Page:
We are going to balance the budget and do it in a way that will not harm those who rely on our help.
We're going to re-design State government to free up money so that we can provide for a brighter future.
We are going to work with the cities and towns at the local level to deliver jobs and opportunities in the neighborhoods and at Quonset.
We are going to open up public records.
We're going to find a permanent solution to the issue of affordable housing.
We're going to throw our energies into tackling the rising cost of health care. Our low-income neighbors, our elderly and our working families need RELIEF.
We're going to devote time, money and resources to cultivating industries where we have a competitive advantage.
We will see to it that all of our citizens live in dignity. We will provide safety to the hungry, the homeless and the sick.
We're going to enact separation of powers by working with this General Assembly.
And --- oh, yes --- a couple more important things!
We're going to fix the Registry of Motor Vehicles. There is absolutely no reason in the world why we can't make things move faster there. We are going to make it possible for people to register their vehicles on-line.
And we're going to tear down the Jamestown Bridge. Finally. (I am putting money in next year's budget to begin that process.) It's a safety hazard that the Coast Guard has repeatedly warned us about. I don't want anyone to get hurt.
In conclusion, we're investing, we're reorganizing and we're chipping away at some of our more entrenched problems. We are making progress.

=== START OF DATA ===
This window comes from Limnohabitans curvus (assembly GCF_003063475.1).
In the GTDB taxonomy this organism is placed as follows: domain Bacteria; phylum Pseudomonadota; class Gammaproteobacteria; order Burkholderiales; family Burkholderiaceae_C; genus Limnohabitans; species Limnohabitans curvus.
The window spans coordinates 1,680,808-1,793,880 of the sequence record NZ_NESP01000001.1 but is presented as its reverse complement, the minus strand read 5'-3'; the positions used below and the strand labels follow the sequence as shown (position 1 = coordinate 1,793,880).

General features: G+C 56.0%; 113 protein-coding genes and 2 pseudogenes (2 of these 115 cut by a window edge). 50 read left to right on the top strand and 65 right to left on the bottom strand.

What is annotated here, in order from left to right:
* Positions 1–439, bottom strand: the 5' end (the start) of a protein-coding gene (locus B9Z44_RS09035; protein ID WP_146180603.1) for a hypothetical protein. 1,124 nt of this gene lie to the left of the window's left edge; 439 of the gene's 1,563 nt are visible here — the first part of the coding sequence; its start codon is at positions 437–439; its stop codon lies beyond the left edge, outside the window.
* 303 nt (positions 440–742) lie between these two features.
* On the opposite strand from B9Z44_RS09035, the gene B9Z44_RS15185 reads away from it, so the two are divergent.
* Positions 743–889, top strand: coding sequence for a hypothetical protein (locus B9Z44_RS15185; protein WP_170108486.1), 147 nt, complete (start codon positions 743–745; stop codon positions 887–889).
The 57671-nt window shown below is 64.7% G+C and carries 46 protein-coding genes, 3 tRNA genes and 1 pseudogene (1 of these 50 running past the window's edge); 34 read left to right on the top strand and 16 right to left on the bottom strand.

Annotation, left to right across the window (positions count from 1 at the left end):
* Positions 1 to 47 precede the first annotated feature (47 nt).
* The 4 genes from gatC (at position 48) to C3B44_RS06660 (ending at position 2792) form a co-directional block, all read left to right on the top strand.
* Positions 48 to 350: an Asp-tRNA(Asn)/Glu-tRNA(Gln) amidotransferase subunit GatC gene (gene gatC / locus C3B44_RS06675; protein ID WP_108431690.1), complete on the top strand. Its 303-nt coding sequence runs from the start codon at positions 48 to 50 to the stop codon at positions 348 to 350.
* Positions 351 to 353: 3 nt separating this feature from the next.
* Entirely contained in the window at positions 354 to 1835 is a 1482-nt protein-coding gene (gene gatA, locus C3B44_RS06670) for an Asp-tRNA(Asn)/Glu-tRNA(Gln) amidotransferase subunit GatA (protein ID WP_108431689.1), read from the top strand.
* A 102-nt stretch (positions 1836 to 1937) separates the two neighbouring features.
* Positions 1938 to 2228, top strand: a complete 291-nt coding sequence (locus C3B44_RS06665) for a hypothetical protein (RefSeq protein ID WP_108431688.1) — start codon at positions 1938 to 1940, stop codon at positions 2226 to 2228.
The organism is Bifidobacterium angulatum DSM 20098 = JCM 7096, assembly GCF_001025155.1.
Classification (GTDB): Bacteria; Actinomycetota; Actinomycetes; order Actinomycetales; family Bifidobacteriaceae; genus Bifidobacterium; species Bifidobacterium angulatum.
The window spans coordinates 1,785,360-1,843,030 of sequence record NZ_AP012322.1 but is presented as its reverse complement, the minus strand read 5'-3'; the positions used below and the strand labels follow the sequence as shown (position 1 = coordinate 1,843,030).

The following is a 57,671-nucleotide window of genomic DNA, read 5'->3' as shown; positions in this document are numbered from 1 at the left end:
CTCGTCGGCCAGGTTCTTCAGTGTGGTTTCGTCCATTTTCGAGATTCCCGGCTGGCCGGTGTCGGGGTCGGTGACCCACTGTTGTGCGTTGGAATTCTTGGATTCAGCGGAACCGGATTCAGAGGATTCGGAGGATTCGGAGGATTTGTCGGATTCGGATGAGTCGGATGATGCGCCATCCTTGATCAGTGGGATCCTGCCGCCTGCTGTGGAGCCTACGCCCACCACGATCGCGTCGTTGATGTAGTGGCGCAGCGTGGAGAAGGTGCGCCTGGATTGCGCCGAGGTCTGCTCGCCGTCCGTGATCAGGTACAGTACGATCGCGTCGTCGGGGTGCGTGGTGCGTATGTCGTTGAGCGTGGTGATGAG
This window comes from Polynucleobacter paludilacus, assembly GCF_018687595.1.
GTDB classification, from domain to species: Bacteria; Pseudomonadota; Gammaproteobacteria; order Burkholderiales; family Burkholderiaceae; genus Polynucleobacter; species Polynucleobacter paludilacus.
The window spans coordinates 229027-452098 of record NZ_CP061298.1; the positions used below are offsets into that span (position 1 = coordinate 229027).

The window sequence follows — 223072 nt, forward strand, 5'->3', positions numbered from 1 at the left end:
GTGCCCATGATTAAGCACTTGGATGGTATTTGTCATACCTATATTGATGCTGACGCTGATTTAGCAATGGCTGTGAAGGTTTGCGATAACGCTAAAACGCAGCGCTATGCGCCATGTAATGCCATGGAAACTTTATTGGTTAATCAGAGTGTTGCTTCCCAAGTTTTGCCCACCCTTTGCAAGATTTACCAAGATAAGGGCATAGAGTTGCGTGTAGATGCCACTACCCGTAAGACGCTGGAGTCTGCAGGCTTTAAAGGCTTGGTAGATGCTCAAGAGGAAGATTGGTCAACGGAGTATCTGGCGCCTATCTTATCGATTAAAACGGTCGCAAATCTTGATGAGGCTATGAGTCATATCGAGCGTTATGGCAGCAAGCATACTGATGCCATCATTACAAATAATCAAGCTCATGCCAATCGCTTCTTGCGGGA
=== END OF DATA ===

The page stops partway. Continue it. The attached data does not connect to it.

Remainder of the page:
We are a State with great potential. We have many assets and advantages. [We have] great natural beauty, fantastic cultural diversity, thriving arts and entertainment, outstanding universities, and a wonderful quality of life. We are poised for exciting growth opportunities.
I am energized and optimistic. If we summon the courage to work together, tackle our problems and make those difficult choices, we can lay the foundation for a bright future. Now is the time to do it.
I would like to thank the members of this new General Assembly for their support. There's clearly a new cooperative spirit.
We are truly blessed in the State of our State.
We are blessed by those courageous women and men serving to protect our freedom.
We are blessed by the gifts of our special place.
And we are blessed by the opportunity to serve as stewards and leaders.
For all of that, thank you. And may God bless Rhode Island and all of America.